“It’s pent-up demand, bro – the market’s recovered” is one of the most common things I hear these days. Unfortunately, most people parroting the words don’t actually understand what they’re saying. Pent-up demand means a temporary surge of buying activity, that falls when demand catches up. Temporary being the key word. Under normal circumstances, this occurs as the market begins a rocky recovery. However, central banks deployed unconventional monetary policy at the beginning of this downturn. This has resulted in pent-up demand surfacing in the middle of a pandemic. How this will resolve is even a mystery to central banks.
Pent-up demand is a brief period of consumption where purchasing is unusually high. This follows a period of unusually low, restrained activity. This can be due to policy influence (a foreign buyer tax, vacancy, etc.), but it’s most closely associated with economic downturns. Basically, people delay purchases until the economy has exited its recessionary phase. Those delayed buyers typically meet with the regular cohort of buyers, and activity appears unusually high. It seems a little odd to casual observers, but it dies down once the delayed buyers are caught up.
That was a little dry and may be hard to visualize, so let’s run through an example. Let’s say a new mortgage stress test is implemented, reducing typical demand by ~30% in the first month, 20% in the second month, and it normalizes at 90% of typical demand the third month. The reduced demand in the first month isn’t permanent – most of those buyers are only delayed. If half of month one is delayed into month 3, this pent-up demand would create 105% of the typical volume of sales. It may seem like there was no impact, but after the pent-up demand catches up – you’re left with reduced volumes.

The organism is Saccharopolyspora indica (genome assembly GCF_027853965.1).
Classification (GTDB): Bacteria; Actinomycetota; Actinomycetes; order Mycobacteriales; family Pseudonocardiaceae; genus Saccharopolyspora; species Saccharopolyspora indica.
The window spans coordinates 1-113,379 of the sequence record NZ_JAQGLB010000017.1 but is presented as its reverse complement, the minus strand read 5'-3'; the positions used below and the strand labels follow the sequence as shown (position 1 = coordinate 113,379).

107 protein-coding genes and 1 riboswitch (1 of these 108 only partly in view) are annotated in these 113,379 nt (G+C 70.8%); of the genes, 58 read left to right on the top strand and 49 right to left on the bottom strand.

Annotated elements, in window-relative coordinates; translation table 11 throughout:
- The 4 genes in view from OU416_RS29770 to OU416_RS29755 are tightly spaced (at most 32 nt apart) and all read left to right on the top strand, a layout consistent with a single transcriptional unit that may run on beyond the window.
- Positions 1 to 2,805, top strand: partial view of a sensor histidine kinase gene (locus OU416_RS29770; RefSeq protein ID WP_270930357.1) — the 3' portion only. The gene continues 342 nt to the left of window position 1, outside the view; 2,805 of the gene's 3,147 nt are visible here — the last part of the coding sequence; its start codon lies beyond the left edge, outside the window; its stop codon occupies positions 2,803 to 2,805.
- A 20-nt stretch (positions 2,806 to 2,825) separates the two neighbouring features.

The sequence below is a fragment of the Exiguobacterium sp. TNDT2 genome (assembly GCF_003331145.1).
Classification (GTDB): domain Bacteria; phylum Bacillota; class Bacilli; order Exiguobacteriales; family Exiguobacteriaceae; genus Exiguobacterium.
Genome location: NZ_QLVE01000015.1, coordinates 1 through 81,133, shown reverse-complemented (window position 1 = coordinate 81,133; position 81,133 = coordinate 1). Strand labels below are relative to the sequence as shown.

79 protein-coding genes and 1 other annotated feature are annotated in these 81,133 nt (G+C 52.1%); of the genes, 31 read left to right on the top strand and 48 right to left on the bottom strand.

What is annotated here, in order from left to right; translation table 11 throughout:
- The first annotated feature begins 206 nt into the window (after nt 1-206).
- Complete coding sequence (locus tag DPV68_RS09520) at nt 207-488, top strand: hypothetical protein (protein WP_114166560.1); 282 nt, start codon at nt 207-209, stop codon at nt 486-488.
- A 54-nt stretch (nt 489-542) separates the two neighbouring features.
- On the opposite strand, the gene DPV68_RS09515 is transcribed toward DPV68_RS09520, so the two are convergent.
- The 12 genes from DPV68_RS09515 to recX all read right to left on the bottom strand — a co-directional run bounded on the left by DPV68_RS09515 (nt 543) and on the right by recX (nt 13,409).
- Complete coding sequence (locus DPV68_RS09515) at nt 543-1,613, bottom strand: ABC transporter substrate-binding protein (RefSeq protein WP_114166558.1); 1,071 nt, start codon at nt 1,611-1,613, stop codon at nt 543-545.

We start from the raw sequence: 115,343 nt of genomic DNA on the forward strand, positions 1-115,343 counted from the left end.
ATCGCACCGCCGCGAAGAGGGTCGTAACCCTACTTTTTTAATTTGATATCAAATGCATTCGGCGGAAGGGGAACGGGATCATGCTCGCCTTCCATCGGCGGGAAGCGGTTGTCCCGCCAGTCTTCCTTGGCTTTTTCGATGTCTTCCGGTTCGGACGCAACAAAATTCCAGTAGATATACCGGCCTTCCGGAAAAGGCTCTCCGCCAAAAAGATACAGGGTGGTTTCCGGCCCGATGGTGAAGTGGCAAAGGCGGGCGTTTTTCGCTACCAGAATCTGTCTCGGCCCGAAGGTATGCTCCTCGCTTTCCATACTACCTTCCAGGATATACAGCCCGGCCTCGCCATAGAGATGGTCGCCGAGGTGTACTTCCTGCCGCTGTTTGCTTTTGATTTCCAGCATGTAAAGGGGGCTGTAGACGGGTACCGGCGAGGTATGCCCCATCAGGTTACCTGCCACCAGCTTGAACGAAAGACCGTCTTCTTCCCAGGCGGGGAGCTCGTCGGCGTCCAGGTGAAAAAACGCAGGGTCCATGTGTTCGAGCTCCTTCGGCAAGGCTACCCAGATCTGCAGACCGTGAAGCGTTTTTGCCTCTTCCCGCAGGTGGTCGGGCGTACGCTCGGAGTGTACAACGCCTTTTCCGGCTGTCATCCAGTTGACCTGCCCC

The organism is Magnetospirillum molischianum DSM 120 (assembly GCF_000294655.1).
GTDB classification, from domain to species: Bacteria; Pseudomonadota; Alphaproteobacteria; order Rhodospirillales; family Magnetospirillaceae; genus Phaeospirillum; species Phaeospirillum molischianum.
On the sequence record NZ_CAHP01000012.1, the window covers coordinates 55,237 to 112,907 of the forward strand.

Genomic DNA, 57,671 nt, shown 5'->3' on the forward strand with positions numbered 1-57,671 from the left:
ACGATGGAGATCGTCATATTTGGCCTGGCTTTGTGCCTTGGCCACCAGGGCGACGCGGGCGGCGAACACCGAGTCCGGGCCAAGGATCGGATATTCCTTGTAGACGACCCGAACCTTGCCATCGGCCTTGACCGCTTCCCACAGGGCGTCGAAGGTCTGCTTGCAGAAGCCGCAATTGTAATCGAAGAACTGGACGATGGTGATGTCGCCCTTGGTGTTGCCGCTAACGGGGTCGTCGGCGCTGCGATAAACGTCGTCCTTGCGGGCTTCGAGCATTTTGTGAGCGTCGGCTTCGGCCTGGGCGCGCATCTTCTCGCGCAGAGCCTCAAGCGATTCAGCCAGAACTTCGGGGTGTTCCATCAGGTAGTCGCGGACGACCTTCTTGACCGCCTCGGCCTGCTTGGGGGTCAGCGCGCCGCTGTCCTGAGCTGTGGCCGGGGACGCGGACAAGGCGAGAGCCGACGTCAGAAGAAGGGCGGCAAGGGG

Why Does This Occur?
Why this drop in activity occurs is important to understanding the current market surge. Conventional wisdom suggests people don’t borrow in a downturn because they’re broke. Possibly scared of what’s happening around them. The belief is a consumer driven decision has been made. However, research has shown for decades this isn’t the case. Households aren’t cooling off because they’re worried they’ll be overextended. Households don’t borrow because lenders shut off the taps.
Humans aren’t great at self-regulating their own risks, but free markets are. When risk is high, lenders demand quality borrowers, and charge higher interest rates. This reduces the number of borrowers, but also compensates them for additional risk. By reducing liquidity, only people with solid financials should be able to drive the market. This isn’t just because the system favors wealthy people – although it does. It’s because people without a cushion or secure employment shouldn’t take out high ratio loans in downturns. Otherwise you end up with non-market activity, like special treatment of mortgage deferrals.
How Central Banks Broke The Market, Without Knowing What’s Next
Now it might make a little more sense why the recession isn’t over, but pent-up demand is appearing. It’s not because lenders aren’t weary of risk. It’s because central banks flooded the market with cheap money, regardless of risk. At the beginning of the pandemic, mortgage rates began to climb and organizations like the CMHC, Canada’s state-owned mortgage insurer, increased qualifying criteria. This is how markets are supposed to work.
However, just a few weeks after the recession kicked off, both Canada and the US flooded the market with cheap mortgage credit. The US Federal Reserve began buying mortgage bonds at 8x the rate seen during the previous buying sprees. The Bank of Canada began buying the Canadian equivalent at a pace of nearly $1 for $4 of mortgage credit expansion. Remember, despite conventional wisdom, people borrow when they can, not when it’s ideal. This cheap attempt at propping up GDP resulted in pent-up demand surfacing in the middle of a recession, instead of at the end of it.
Pent-up demand is a temporary surge of consumer spending, that typically appears at the end of a recession. It usually fades after demand has caught up, and the market’s full risks have become known. This time it surfaced soon after the start of a recession, as central banks enticed borrowers – regardless of their personal risk. As demand catches up, and future demand is pulled forward, it’s unclear what steps central banks take next. Especially considering they’ve already used tens of billions in firepower, typically reserved for a recovery – not a downturn.
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